Gather around children, if you’re still living, and get on down with this old secret adults tried to hide from you: Spider-Man is a teenager. On some subconscious level, your brain assures you that you knew this already. But you did not. This is an Inception moment—something you once knew to be true but chose to forget.
The culprits: Tobey Maguire and Andrew Garfield. Both near 30-somethings who convinced you they were younger thanks to boyish faces and boyish-er charms. Hold that—I’m not sure if Garfield convinced anyone of anything as Spider-Man. All I remember from those movies was how Jamie Foxx accidentally blue-d himself.
Following some sly and assuredly petty negotiations, Sony has allowed Marvel to return Spider-Man underneath their umbrella. This is what allowed Spider-Man to appear in Captain America: Civil War, a probably unnecessary yet fulfilling move. The chorus that rang after that movie sang two promising notes: a) Black Panther was dope as hell and b) they finally nailed Spider-Man.
The reason? The casting of Tom Holland, a British theater kid. He is 20 years old, but you could convince me he’s 15 and I would believe you. Charismatic yet awkward, wisecracking yet self-deprecating, acrobatic yet unskilled, Holland embodies the alluring contradictions of Spider-Man flawlessly. It really just means he nails the inherent binaries of being a teenager. Because Spider-Man is a teenager. Which you forgot.
Sony Pictures debuted the first trailer to the upcoming Spider-Man: Homecoming on Jimmy Kimmel Thursday night. The response: mostly applause. From its first look Spider-Man: Homecoming appears more about clumsy teenagers traversing high school’s procedural social structures than about superheroes saving the world. Thank goodness. Not to go full fanboy, but that’s always been the core of Spider-Man’s appeal: He’s Peter Parker, a goofy, likable dork just trying to get by. He doesn’t really want all the powers and (*loaded word alert*) responsibilities thrust upon him. Peter worries about girls as much as Spider-Man worries about the Green Goblin. In both cases, he’s figuring it out as he goes.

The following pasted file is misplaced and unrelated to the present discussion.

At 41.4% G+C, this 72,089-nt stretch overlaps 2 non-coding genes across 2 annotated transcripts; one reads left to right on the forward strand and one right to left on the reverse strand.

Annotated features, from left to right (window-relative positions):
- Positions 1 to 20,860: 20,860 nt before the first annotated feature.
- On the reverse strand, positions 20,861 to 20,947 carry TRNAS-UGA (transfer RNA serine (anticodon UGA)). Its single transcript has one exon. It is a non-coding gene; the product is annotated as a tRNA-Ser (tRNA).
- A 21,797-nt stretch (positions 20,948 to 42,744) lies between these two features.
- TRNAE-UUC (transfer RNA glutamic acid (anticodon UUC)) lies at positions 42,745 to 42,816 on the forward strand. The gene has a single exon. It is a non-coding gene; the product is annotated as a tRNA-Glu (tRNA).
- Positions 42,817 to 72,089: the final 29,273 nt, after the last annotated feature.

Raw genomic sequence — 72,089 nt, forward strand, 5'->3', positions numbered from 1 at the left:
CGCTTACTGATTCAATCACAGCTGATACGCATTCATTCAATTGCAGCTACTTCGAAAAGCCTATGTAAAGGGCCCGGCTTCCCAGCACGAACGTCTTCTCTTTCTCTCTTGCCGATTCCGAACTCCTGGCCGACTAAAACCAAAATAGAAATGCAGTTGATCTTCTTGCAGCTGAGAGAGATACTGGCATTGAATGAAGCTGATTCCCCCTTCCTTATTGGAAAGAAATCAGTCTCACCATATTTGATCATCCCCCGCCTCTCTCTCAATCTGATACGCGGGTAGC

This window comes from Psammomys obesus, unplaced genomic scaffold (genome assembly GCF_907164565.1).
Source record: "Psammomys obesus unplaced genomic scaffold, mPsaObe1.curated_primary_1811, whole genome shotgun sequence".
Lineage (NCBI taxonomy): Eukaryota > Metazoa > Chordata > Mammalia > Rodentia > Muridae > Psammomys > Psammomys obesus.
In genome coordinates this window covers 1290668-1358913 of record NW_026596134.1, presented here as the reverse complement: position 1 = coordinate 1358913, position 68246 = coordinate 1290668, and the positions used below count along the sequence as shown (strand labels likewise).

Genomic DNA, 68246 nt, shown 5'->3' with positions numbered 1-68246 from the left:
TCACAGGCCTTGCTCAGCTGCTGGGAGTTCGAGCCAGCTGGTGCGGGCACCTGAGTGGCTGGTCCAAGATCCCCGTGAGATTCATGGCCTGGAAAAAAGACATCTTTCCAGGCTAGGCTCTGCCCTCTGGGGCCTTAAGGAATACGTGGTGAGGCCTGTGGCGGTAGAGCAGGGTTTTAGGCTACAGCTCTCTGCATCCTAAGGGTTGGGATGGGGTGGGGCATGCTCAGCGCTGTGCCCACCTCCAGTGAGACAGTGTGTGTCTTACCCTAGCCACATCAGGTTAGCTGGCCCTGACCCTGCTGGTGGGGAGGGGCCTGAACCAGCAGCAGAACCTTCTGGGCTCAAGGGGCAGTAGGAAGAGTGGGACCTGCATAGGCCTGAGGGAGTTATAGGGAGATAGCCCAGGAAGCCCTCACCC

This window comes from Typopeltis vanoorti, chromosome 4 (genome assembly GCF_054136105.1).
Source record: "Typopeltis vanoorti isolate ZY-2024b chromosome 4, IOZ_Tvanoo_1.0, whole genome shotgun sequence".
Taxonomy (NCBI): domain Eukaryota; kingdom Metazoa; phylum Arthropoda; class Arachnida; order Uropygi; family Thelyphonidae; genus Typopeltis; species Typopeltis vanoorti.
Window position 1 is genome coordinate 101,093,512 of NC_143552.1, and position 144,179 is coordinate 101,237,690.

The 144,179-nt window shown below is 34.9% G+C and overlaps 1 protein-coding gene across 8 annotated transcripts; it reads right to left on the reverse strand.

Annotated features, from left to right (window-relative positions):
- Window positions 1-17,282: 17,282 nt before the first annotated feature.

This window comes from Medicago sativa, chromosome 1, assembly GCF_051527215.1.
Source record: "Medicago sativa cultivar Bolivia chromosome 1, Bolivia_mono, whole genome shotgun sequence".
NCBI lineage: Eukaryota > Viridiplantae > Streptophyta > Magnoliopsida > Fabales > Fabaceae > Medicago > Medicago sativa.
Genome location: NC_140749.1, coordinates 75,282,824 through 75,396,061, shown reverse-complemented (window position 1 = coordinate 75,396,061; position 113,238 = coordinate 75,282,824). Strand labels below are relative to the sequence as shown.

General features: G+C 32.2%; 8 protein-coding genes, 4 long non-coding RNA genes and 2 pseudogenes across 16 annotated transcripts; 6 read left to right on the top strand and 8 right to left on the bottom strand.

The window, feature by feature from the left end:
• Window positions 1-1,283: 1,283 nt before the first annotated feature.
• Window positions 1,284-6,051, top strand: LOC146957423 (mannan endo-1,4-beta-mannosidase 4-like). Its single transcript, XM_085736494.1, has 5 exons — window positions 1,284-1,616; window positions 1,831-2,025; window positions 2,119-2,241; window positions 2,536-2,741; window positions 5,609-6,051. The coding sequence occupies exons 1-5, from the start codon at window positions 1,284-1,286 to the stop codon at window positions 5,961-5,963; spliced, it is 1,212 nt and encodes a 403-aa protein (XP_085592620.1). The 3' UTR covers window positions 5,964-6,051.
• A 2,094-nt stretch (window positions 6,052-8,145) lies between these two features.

But it’s fascinating how eagerly Marvel and Sony are steering into this territory. Using MGMT’s “Time to Pretend” in the trailer is like a blaring synth siren this will be an emotionally-loaded, growing-of-age teen drama. Don’t believe me? A short list of vehicles that have prominently featured MGMT’s track at some point:
– Sex Drive
– Gossip Girl
I was honestly shocked to learn Noah Baumbach hasn’t included “Time to Pretend” in four of his films. While watching the trailer, a 15-second window opened where I legitimately asked myself, “Did they let Baumbach direct freakin’ Spider-Man!?” Then a building exploded.
That scene where Peter and his buddy drool over a teenage crush in the lunchroom felt straight out of Freaks and Geeks…which shouldn’t surprise you because freakin’ Sam Weir himself co-wrote the screenplay. Who knew little Sam would grow up to write screenplays? Don’t worry Freaks and Geeks fans, Bill is here, too.
Peter Park as a boy trying to realize his potential while fitting in, Tony Stark as an emotionally-distant father figure, and that ever-looming threat to a high school boy known as “GIRLS,” Spider-Man: Homecoming is shaping to become the best teenage drama tentpole in years. Michael Keaton’s Vulture is there too and yeah he’ll have to save the people of New York again (note: great visual callback), but that’s gravy. Some suit upstairs finally remembered Peter Parker was a teenager. It’s great to see him finally act like one.
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